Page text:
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Legalising Cannabis: Does not Decrease Crime Levels

The International Narcotics Control Council warned today that legalising cannabis for recreational use could lead to increased consumption, especially among young people, and will not reduce associated crime.

The warning came from the President of the International Council for Narcotics Control (INCB), Jagjit Pavadia, at the beginning of the agency’s annual report for 2022.

The study indicates that it analysed “in detail this trend among a small number of governments” and observed, “that the legalisation of cannabis can cause many negative effects on health, especially among young people.”

The agency points out that the non-medicinal use of the drug “violates the 1961 Single Convention on Narcotic Drugs,” which classifies it “as a highly addictive substance.”

According to the report, in jurisdictions where cannabis has been legalised for recreational use, there has been increased consumption of the substance, as well as an increase in effects against health and psychotic disorders and a negative impact on road safety.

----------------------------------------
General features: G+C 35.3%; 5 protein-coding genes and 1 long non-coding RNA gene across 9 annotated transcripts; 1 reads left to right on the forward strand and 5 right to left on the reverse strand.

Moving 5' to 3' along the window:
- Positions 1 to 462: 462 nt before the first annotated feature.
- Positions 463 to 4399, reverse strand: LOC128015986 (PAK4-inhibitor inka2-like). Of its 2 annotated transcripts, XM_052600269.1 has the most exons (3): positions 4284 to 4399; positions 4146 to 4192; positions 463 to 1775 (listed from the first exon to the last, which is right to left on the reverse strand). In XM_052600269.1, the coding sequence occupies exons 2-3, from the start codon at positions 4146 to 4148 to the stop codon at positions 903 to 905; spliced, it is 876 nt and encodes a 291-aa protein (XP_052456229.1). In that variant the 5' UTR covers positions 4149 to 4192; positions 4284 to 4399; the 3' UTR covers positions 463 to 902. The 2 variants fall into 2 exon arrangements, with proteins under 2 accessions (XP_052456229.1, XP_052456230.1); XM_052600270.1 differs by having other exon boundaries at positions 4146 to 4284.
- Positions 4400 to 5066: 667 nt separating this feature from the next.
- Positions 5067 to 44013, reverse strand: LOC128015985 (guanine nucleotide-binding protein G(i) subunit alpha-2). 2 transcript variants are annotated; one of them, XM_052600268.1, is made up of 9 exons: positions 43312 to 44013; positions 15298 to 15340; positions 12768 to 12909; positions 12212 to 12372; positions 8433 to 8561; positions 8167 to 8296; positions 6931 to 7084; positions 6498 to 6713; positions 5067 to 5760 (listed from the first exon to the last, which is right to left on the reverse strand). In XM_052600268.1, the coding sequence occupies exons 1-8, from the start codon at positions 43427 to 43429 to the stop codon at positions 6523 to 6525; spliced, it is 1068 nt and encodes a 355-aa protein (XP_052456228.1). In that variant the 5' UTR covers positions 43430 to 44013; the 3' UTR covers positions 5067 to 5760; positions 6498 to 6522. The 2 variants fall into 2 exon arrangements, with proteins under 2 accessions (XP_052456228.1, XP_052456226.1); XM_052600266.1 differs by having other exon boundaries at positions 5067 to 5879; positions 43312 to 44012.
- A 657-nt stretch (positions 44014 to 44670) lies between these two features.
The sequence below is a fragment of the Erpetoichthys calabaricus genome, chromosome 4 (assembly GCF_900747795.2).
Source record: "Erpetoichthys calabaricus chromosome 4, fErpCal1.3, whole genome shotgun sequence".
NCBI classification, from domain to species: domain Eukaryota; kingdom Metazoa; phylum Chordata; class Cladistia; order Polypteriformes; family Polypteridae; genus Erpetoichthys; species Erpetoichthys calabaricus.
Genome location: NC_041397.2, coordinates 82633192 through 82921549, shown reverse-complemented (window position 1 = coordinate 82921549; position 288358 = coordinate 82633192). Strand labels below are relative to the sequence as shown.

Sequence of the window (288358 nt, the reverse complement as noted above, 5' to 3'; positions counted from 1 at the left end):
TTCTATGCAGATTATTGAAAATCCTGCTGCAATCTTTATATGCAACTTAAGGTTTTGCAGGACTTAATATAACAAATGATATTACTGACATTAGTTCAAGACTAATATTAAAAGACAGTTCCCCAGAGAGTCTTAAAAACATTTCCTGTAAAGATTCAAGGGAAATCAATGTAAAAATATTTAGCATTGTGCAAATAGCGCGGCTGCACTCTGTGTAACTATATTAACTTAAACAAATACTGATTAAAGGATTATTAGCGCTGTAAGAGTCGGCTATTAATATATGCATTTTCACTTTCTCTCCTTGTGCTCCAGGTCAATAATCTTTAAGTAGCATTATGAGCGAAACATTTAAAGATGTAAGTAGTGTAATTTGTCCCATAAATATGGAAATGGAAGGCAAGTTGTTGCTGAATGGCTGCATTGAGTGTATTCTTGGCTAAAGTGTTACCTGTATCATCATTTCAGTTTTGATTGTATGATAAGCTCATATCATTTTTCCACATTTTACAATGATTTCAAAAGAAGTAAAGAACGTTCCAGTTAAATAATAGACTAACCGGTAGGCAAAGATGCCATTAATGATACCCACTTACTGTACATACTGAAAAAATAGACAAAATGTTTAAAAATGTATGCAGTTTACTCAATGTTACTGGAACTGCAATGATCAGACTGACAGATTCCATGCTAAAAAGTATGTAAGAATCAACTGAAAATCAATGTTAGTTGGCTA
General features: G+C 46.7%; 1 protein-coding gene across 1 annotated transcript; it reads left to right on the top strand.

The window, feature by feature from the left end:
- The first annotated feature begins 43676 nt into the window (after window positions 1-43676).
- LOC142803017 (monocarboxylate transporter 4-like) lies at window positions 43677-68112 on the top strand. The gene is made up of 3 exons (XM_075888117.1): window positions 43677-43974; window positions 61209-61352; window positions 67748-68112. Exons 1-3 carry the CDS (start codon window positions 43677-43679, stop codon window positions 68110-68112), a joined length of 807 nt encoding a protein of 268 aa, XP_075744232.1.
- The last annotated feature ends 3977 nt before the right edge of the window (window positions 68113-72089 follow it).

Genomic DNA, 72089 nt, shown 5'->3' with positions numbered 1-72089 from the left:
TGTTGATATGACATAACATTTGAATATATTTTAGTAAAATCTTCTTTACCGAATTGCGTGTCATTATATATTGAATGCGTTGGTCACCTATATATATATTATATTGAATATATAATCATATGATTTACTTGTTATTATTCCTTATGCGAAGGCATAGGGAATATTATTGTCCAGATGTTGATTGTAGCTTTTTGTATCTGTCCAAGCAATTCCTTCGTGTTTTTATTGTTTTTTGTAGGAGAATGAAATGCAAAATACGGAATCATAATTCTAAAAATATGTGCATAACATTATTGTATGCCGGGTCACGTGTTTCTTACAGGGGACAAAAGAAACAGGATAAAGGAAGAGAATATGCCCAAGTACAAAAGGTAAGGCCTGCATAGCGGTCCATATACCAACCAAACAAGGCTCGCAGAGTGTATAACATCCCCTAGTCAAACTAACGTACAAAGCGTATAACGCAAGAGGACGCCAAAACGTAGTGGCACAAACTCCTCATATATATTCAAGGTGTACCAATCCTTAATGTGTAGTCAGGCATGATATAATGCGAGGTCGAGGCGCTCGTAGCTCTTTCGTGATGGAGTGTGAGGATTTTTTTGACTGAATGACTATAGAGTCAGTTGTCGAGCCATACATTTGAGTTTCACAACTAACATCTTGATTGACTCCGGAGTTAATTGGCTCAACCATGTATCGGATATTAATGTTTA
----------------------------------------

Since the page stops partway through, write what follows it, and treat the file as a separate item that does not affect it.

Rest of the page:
“About 4% of the global population, around 209 million people, use cannabis (2020 data),” making it the “most widely used illicit drug in the world,” the report’s release statement said, adding that the cultivation of the plant has grown in the last decade and that the number of users has grown by 23%.

The use of the drug varies widely by region, but “it is predominately higher in North America, Oceania, and West Africa.”

The INCB also points out that legalisation results in a lower perception of the risk of its use and is particularly concerned about the expansion of the cannabis industry, which attractively markets drug-based products, especially to young people,” says Jagjit Pavadia.

On the other hand, the Council stresses that few reliable data are available on the impact of cannabis legalisation to draw meaningful conclusions and that the variety of models used makes it difficult to transfer datasets from one country to another and predictions about the successes or failures of possible legalisation.

It, therefore, recommends “a further study of the effects of cannabis use on individuals and societies before long-term binding decision-making.”

Samantha Gannon

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